Master, we know that thou art true.—Insidious as the praise was, intended, as it were, to goad Him who was thus addressed into showing, by some rash utterance, that He deserved it, it may be noted as an admission from the lips of adversaries of the supreme truthfulness and fearlessness of our Lord’s teaching. The record of our Lord’s Jerusalem ministry in St. John’s Gospel (e.g., John 3:5, John 3:7, John 3:8, John 3:9) presents us with many of the occasions to which the Pharisees tacitly referred.
(17) Is it lawful to give tribute . . .?—The question was obviously framed as a dilemma. If answered in the affirmative, the Pharisees would be able to denounce Him to the people as a traitor to His country, courting the favour of their heathen oppressors. If in the negative, the Herodians (on the assumption which seems the more probable) could accuse Him, as He was eventually accused, of “perverting the nation, and forbidding to give tribute to Cæsar” (Luke 23:2).
Tribute.—The original gives the Latin “census,” i.e., the poll-tax of a denarius per head, assessed on the whole population, the publicans being bound to transmit the sum so collected to the Roman treasury. As being a direct personal tax it was looked on by the more zealous Jews as carrying with it a greater humiliation than export or import duties, and was consequently resisted (as by Judas of Galilee and his followers) by many who acquiesced more or less readily in the payment of the customs (Acts 5:37).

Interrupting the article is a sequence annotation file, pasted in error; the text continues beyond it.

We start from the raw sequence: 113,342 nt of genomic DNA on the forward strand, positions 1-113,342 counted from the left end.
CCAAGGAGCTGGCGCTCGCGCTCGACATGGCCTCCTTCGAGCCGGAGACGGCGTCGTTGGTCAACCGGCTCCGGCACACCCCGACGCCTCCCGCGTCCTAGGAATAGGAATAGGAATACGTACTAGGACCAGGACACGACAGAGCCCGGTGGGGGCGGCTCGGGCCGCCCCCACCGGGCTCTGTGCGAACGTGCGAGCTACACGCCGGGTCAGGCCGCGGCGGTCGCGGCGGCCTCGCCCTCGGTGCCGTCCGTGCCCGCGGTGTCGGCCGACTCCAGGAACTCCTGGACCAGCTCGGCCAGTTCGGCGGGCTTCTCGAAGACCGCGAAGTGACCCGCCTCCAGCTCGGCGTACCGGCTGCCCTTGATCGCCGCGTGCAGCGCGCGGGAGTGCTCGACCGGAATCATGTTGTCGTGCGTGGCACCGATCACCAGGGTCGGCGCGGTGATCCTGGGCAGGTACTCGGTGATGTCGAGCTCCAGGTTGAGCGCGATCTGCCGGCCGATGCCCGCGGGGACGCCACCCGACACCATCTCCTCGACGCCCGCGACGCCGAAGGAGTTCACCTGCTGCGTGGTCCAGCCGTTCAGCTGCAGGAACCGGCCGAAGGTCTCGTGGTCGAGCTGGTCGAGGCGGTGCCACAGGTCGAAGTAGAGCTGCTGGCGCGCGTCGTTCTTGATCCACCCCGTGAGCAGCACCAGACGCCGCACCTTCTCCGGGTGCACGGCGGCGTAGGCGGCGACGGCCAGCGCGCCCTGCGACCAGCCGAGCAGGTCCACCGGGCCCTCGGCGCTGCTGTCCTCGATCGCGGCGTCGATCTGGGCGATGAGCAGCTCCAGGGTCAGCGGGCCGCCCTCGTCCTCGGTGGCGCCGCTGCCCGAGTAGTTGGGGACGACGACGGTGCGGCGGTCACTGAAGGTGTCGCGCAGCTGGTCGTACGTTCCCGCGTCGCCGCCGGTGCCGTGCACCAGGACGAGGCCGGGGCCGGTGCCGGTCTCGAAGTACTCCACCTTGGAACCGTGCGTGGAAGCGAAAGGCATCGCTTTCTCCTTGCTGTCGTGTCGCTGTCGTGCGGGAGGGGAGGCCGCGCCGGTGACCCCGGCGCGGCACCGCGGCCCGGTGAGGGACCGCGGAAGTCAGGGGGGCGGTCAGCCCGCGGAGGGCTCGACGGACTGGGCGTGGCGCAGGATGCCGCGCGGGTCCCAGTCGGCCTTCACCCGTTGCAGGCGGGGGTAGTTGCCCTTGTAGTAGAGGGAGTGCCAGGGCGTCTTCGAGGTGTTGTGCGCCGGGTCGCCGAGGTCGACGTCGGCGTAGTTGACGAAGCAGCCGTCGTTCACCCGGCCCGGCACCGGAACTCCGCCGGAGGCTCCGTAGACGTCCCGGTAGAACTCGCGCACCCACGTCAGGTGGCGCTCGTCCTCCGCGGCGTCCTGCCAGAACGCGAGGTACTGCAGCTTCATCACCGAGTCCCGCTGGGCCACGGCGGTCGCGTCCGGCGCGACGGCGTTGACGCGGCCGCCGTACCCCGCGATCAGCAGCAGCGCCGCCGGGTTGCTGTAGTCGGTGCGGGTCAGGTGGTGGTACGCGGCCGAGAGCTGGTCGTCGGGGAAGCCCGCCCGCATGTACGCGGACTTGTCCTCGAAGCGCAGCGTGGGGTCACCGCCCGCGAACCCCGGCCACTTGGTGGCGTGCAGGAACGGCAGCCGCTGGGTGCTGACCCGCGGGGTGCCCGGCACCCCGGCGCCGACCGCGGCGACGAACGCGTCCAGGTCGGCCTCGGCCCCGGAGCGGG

(18) Ye hypocrites.—The special form of the hypocrisy was that the questioners had come, not avowedly as disputants, but as “just men” (Luke 20:20) perplexed in conscience and seeking guidance as from One whom they really honoured.
(19) Shew me the tribute money.—The parable of the Labourers in the Vineyard (Matthew 20:2) indicates that the denarius was in common circulation. It was probably part of the fiscal regulation of the Roman government that the poll-tax should be paid in that coin only. In any case, wherever it passed current, it was a witness that the independence of the country had passed away, and that Cæsar was in temporal things its real ruler.
(20) Image and superscription.—Better, inscription. The coin brought would probably be a silver denarius of Tiberius, bearing on the face the head of the emperor, with the inscription running round it containing his name and titles.